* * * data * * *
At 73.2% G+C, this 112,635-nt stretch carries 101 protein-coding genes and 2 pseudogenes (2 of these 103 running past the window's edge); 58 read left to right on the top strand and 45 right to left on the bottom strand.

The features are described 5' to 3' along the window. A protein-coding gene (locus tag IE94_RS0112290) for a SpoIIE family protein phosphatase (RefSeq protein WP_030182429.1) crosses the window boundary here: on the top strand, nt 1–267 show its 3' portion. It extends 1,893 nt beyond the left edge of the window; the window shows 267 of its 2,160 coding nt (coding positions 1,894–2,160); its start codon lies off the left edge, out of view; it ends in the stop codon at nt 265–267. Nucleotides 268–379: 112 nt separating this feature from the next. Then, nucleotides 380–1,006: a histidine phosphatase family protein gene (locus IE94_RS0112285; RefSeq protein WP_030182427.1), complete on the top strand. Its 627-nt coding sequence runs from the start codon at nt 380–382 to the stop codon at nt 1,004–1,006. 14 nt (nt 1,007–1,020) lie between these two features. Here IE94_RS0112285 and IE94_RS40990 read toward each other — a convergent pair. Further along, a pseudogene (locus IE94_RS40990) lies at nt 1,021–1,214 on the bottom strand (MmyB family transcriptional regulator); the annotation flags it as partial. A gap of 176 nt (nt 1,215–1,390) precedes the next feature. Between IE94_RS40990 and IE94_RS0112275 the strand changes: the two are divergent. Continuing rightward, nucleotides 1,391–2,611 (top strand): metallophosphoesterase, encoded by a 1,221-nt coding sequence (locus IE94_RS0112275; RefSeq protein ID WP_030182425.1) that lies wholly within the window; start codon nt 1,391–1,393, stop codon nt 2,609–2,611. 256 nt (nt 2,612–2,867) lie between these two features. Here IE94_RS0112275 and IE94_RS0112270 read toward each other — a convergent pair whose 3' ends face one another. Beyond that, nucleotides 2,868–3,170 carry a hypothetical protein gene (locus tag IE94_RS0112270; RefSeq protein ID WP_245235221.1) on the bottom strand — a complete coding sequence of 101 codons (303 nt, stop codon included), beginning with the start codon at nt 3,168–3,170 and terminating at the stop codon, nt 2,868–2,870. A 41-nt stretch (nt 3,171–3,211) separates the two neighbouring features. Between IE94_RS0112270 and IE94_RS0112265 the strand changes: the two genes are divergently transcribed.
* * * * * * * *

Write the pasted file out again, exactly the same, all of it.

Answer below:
At 73.2% G+C, this 112,635-nt stretch carries 101 protein-coding genes and 2 pseudogenes (2 of these 103 running past the window's edge); 58 read left to right on the top strand and 45 right to left on the bottom strand.

The features are described 5' to 3' along the window. A protein-coding gene (locus tag IE94_RS0112290) for a SpoIIE family protein phosphatase (RefSeq protein WP_030182429.1) crosses the window boundary here: on the top strand, nt 1–267 show its 3' portion. It extends 1,893 nt beyond the left edge of the window; the window shows 267 of its 2,160 coding nt (coding positions 1,894–2,160); its start codon lies off the left edge, out of view; it ends in the stop codon at nt 265–267. Nucleotides 268–379: 112 nt separating this feature from the next. Then, nucleotides 380–1,006: a histidine phosphatase family protein gene (locus IE94_RS0112285; RefSeq protein WP_030182427.1), complete on the top strand. Its 627-nt coding sequence runs from the start codon at nt 380–382 to the stop codon at nt 1,004–1,006. 14 nt (nt 1,007–1,020) lie between these two features. Here IE94_RS0112285 and IE94_RS40990 read toward each other — a convergent pair. Further along, a pseudogene (locus IE94_RS40990) lies at nt 1,021–1,214 on the bottom strand (MmyB family transcriptional regulator); the annotation flags it as partial. A gap of 176 nt (nt 1,215–1,390) precedes the next feature. Between IE94_RS40990 and IE94_RS0112275 the strand changes: the two are divergent. Continuing rightward, nucleotides 1,391–2,611 (top strand): metallophosphoesterase, encoded by a 1,221-nt coding sequence (locus IE94_RS0112275; RefSeq protein ID WP_030182425.1) that lies wholly within the window; start codon nt 1,391–1,393, stop codon nt 2,609–2,611. 256 nt (nt 2,612–2,867) lie between these two features. Here IE94_RS0112275 and IE94_RS0112270 read toward each other — a convergent pair whose 3' ends face one another. Beyond that, nucleotides 2,868–3,170 carry a hypothetical protein gene (locus tag IE94_RS0112270; RefSeq protein ID WP_245235221.1) on the bottom strand — a complete coding sequence of 101 codons (303 nt, stop codon included), beginning with the start codon at nt 3,168–3,170 and terminating at the stop codon, nt 2,868–2,870. A 41-nt stretch (nt 3,171–3,211) separates the two neighbouring features. Between IE94_RS0112270 and IE94_RS0112265 the strand changes: the two genes are divergently transcribed.